Wednesday, February 27, 2008

Magic (Moments) Monday

Okay, last fall I "talked" with Sarah (MightyMom) about an idea for a weekly topic on inspirational ideas, thoughts, events that happen to us all the time, but maybe we tend to forget in the day to day scheme of things. She thought it was a great idea and encouraged me to do it. That was about the time I was starting to feel really exhausted and overwhelmed, so I never followed through with it. Now that I am getting more rest, things are looking brighter again, and I am so grateful for that. But I don't want to lose sight again of the little things that remind me life is worth living even when things get tough.

SO, beginning Monday, March 3, I want to start a Magic Monday "column". Mondays, for most people, are the "Ho hum, weekend's over, work is WORK, and can't wait 'til Friday" type of day. My intent is to help us begin our week with something positive, something to hold on to, to get us through the rest of the week.

This is an experiment, so guidelines are a bit fuzzy. Your entry can be a Scripture verse, a quote, an insight, something that touched your life or changed the way you look at things. I expect some of the first entries to be from the past, until we learn to look each day for those magic moments that remind us how wonderful life really is.

I don't have a logo yet, and to be truthful, I'm not very computer literate, so wouldn't know how to make one anyway. And I don't know how to do those "Mr. Linky" things, so if anyone can give me pointers, I would appreciate it. Until that happens, please leave a comment on the post with a link to your blog entry, and on your blog, link back to my site. Does that make sense?

Anyway, I will try to leave this post up top the rest of the week so everyone will get to see it in preparation for Monday. Be thinking about what inspires you!

(edited 3/3/08)

Tuesday, February 26, 2008

Signs of Spring

One of our Bradford Pear trees.

It doesn't grow any pears, and has a shallow root system, so will get only so tall and then break. We've lost 3 to ice storms and hurricane remnants since we moved here 4 years ago. But they are the first to blossom in the spring, and the last to lose their leaves in the fall.

This is what it looked like a month ago:

It will have loads of beautiful white flowers in a few weeks.


They come up so early, but just grow tall, and don't bloom til June or so. They are too crowded again and I haven't figured out where to replant some of them, but it won't be long until they are too big to transplant. Gotta decide in the next few days!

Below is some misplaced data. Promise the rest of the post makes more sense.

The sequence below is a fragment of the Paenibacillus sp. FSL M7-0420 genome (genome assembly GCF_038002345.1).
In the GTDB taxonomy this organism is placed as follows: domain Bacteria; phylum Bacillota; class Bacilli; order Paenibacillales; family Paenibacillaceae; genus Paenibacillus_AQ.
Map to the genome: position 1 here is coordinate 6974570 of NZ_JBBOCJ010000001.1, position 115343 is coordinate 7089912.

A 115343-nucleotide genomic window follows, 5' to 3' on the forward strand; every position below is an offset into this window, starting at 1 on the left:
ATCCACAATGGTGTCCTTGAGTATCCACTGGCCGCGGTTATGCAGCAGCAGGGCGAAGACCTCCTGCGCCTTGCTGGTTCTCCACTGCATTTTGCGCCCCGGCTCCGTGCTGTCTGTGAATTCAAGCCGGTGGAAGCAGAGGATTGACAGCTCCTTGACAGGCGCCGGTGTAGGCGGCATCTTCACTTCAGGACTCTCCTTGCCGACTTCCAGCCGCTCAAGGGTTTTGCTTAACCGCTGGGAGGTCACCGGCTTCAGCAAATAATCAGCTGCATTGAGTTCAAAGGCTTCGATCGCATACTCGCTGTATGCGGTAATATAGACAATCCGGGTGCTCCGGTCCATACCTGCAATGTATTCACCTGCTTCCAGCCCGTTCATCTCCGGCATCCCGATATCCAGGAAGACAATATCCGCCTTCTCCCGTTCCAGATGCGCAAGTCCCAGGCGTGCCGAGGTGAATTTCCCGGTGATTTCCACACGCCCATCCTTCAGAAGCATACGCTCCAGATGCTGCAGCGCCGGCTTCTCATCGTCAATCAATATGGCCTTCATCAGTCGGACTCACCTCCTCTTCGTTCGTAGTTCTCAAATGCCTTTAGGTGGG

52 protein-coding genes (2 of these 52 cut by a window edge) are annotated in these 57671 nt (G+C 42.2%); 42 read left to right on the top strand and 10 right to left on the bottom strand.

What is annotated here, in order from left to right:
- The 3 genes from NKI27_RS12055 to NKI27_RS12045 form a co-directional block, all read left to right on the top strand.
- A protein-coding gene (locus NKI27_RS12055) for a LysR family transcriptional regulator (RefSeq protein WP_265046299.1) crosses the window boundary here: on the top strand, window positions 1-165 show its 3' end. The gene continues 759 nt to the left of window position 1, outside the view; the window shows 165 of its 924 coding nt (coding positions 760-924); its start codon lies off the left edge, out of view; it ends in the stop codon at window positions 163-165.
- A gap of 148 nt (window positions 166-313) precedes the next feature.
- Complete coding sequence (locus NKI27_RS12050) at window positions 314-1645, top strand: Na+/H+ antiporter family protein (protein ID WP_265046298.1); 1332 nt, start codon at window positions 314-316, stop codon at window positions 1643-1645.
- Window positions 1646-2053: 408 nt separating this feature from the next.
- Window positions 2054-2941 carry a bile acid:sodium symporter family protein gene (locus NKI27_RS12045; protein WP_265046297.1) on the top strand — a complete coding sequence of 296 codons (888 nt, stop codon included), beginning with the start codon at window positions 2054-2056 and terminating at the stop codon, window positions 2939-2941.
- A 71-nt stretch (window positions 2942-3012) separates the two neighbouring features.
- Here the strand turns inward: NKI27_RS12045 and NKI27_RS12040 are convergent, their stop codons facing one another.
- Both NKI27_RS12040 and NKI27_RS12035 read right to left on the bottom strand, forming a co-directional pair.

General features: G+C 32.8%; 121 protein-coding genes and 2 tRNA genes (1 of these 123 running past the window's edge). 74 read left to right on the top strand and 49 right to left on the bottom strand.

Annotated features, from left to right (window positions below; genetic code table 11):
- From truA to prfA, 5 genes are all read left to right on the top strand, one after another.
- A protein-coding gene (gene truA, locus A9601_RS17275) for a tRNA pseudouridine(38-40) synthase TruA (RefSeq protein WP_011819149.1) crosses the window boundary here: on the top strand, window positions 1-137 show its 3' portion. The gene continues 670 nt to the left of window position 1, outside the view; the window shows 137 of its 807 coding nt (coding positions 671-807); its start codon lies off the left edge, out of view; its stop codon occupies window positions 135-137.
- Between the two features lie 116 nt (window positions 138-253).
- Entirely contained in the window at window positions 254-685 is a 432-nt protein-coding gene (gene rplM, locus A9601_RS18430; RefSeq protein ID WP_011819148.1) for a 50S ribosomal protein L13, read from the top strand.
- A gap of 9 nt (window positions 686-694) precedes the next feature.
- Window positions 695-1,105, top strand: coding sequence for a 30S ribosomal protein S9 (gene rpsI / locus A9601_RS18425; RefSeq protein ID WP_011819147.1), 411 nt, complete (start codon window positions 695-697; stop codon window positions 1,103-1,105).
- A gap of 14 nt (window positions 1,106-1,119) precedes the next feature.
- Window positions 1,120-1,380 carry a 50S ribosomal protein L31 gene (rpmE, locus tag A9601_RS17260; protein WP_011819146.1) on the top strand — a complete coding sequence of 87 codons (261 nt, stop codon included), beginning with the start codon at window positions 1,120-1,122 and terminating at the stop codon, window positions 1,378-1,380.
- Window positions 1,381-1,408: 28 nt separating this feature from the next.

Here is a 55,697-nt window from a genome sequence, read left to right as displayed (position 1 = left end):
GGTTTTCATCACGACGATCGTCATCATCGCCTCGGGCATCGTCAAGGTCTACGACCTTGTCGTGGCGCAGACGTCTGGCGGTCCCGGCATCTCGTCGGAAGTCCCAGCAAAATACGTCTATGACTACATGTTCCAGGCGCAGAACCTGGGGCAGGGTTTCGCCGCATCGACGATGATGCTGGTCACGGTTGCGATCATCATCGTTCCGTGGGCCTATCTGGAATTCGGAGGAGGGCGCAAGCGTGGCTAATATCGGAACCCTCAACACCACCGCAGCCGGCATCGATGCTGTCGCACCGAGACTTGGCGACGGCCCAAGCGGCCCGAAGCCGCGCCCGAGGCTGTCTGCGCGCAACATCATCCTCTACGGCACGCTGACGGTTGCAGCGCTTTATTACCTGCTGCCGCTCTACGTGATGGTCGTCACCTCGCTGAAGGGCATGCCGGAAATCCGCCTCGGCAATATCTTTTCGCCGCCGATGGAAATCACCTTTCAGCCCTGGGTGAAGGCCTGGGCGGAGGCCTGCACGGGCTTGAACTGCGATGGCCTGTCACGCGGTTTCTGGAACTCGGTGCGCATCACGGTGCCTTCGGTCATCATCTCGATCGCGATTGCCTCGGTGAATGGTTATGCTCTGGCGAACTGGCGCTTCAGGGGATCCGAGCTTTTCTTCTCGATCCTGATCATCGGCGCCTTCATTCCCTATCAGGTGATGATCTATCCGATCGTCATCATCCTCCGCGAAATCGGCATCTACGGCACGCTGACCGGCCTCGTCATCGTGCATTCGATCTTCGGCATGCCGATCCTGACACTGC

I have purple, white, and pink, mostly from grocery store plants that I can't resist bringing home in January.


I planted some new bulbs last fall--we'll see if they come up this year. There are never enough daffodils.

Forsythia buds

Forsythia bushes just say spring to me. I want more of them, too!


I need to cut it way down. Sounds brutal, but it needs to be cut back to about 6 inches high and shaped so all the branches don't grow to the center. According to a lecture I once heard as a Rose Society was pruning bushes at a library, a rosebush should be trimmed between "the ides of February and the ides of March" (2/15 - 3/15)

Hens and chicks

I thought these died in their container last fall, so just dumped the contents of the container off the deck, figuring the dead plant stuff could just be absorbed. Today I was re-filling my bird feeder and caught sight of some green. Guess the little thing didn't die after all, so I better find a sunny place to plant it, and soon.

I see lots of dirt in my future.

Edited to add: Photos of Isabella and Tandi added to the previous post

Monday, February 25, 2008


1. I am trying to get caught up on my blog-reading AND commenting so you will know I really, really like you and do visit! (Yes, I watched the Oscars last night!)

2. Tandi is over whatever that was last week, either lingering effects of the anesthesia, or the pain med, not sure which. Thank goodness!

3. DD, a certified cat person, came home for the weekend, bringing her new, rescued chihuahua-mix puppy for us to meet. What a HOOT! We had to separate the two dogs once in a while, but watching them interact was endlessly entertaining. Tandi was surprisingly jealous at times, and would put Isabella in her place. Normal dog behavior, but Tandi has always been so easily startled and shy, it was unexpected.

Did I mention Bella is a "talker"?

4. I am in the middle of 5 nights off and loving it! Trying to work on taxes (boo, hiss) and DD's string quilt (applause).